The Spirit filled the meeting and the mayor agreed to let the temple be built on the selected site.

Bishop Davies then invited Brother Sikahema, who was in the Marriott Center that day, to stand. “He’s not just a football player,” he said. “He’s not just a stake president. He’s an instrument in the hands of the Lord. … [The Lord] knew that Vai Sikahema’s humble testimony would need to be shared — that it would be the turning point that made the difference at a critical time.”

Just as God used Brother Sikahema, “He will use you,” Bishop Davies said. “If you give your hearts to Him and strive to walk in faith and compassion on the path the Savior commanded, He will use you.”

God has repeatedly used the weak things of the earth to bring to pass great things, he said. “God chooses the average and the weak so that no man can boast and say, ‘I have done this out of my own ability.’ He uses ordinary, earthen vessels, ‘that the excellency of the power may be of God, and not of us’” (2 Cor. 4:7).

While searching for a temple site in San Salvador, El Salvador, after it was announced in 2006, Bishop Davies witnessed this power. Despite finding many potential sites in San Salvador, Bishop Davies felt that a particular property was where God wanted His temple to be built. “I reached out to the owners through the real estate agent and received word that the property was not available,” he said.

He came back to this property repeatedly, unable to “shake the feeling that this is where the temple should be,” Bishop Davies said. But the family that owned it did not want to sell their ancestral home. Finally, he reached out to the Duenas family who owned the property, and asked to meet with them.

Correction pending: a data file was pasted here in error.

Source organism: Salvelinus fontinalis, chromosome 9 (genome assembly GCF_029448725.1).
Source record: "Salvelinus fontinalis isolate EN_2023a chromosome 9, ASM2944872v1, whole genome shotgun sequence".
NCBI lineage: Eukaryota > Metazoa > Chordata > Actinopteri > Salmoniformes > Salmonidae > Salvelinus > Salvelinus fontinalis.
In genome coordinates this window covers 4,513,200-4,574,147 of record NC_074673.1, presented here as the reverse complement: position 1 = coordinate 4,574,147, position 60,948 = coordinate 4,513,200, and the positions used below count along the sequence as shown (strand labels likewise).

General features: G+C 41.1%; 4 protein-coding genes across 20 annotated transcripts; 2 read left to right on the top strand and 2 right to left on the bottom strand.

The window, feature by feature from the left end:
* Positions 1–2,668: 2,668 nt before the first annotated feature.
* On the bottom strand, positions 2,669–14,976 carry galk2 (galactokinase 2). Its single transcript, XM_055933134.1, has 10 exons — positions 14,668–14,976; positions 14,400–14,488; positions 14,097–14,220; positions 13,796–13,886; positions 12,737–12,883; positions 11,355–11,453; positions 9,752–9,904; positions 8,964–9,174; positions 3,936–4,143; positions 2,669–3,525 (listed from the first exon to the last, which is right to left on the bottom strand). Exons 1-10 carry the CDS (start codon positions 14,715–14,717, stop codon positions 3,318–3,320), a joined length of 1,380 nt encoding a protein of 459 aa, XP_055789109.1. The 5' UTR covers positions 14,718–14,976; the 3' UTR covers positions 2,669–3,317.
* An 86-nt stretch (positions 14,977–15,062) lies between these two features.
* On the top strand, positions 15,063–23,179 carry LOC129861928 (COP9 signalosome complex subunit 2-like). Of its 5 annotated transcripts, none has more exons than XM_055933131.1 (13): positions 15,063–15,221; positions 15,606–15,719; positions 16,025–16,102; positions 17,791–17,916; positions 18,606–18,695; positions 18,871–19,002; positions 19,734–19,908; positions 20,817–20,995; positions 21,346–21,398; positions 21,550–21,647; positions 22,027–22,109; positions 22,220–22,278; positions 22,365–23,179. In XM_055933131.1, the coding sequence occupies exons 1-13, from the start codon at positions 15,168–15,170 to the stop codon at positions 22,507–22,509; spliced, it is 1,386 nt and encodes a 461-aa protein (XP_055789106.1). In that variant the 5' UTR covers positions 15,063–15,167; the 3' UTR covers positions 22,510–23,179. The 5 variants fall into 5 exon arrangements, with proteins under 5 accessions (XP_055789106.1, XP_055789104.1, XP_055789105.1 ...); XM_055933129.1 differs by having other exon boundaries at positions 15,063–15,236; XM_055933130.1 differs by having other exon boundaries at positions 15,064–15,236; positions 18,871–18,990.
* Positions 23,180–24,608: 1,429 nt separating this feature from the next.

They agreed to do so. Bishop Davies traveled to San Salvador with Robert Fox, a friend and employee in the real estate division. “That morning, we knelt in prayer in my room before beginning the day and asked for the Lord’s assistance,” he said.

As they explained their purpose for acquiring the property — to build a temple that would the country — the Duenas family repeatedly declined the offer. Finally with every last option and offer turned down, “My heart was filled with an urgent prayer, ‘Father please help us to know what to say or do,’” Bishop Davies said.

As they prepared to leave, “You could feel the Spirit of the Lord enter the room,” Bishop Davies said. “It was tangible. Everyone in the room felt it. Roberto Duenas, who was not a member of the Church, began to cry with tears cascading down his cheeks.”

Mr. Duenas finally turned to his brother and said, “If we can’t sell our ancestral home, couldn’t we sell the very best of the property we have across the street?”

“That was the property they offered for the temple of the Lord,” Bishop Davies said. “It truly was a miracle.”

Bishop Davies concluded, “I promise you that if you will but incline your hearts to your Father in Heaven, if you will strive each day to love and follow Him more perfectly, if you will in compassion and kindness share the burdens and lift up the hands of those who are struggling around you, then the Lord God of Heaven will direct your paths.

“He will use you for His sublime purposes. He will bless you in ways you cannot imagine.”